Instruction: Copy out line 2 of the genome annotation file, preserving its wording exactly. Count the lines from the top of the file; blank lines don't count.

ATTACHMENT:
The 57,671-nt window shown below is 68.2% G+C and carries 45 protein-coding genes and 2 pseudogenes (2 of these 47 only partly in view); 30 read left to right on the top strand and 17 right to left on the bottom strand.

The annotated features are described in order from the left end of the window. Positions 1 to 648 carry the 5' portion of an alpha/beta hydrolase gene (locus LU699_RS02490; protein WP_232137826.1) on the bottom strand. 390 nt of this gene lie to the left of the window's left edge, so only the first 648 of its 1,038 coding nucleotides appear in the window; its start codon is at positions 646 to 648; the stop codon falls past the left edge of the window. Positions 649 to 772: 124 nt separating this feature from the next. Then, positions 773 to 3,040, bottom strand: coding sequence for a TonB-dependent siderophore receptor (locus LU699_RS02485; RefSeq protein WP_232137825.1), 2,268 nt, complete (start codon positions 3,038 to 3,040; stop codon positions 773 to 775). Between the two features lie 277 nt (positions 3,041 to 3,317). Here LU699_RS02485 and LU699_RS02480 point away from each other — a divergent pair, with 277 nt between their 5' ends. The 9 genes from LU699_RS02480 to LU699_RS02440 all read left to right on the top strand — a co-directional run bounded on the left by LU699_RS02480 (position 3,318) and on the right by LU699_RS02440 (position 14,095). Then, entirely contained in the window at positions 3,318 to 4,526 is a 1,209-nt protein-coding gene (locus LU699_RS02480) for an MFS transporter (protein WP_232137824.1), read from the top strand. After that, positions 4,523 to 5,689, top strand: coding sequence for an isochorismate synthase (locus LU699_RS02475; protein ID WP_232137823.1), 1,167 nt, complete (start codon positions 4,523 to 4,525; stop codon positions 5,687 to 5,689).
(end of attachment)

The annotated features are described in order from the left end of the window. Positions 1 to 648 carry the 5' portion of an alpha/beta hydrolase gene (locus LU699_RS02490; protein WP_232137826.1) on the bottom strand. 390 nt of this gene lie to the left of the window's left edge, so only the first 648 of its 1,038 coding nucleotides appear in the window; its start codon is at positions 646 to 648; the stop codon falls past the left edge of the window. Positions 649 to 772: 124 nt separating this feature from the next. Then, positions 773 to 3,040, bottom strand: coding sequence for a TonB-dependent siderophore receptor (locus LU699_RS02485; RefSeq protein WP_232137825.1), 2,268 nt, complete (start codon positions 3,038 to 3,040; stop codon positions 773 to 775). Between the two features lie 277 nt (positions 3,041 to 3,317). Here LU699_RS02485 and LU699_RS02480 point away from each other — a divergent pair, with 277 nt between their 5' ends. The 9 genes from LU699_RS02480 to LU699_RS02440 all read left to right on the top strand — a co-directional run bounded on the left by LU699_RS02480 (position 3,318) and on the right by LU699_RS02440 (position 14,095). Then, entirely contained in the window at positions 3,318 to 4,526 is a 1,209-nt protein-coding gene (locus LU699_RS02480) for an MFS transporter (protein WP_232137824.1), read from the top strand. After that, positions 4,523 to 5,689, top strand: coding sequence for an isochorismate synthase (locus LU699_RS02475; protein ID WP_232137823.1), 1,167 nt, complete (start codon positions 4,523 to 4,525; stop codon positions 5,687 to 5,689).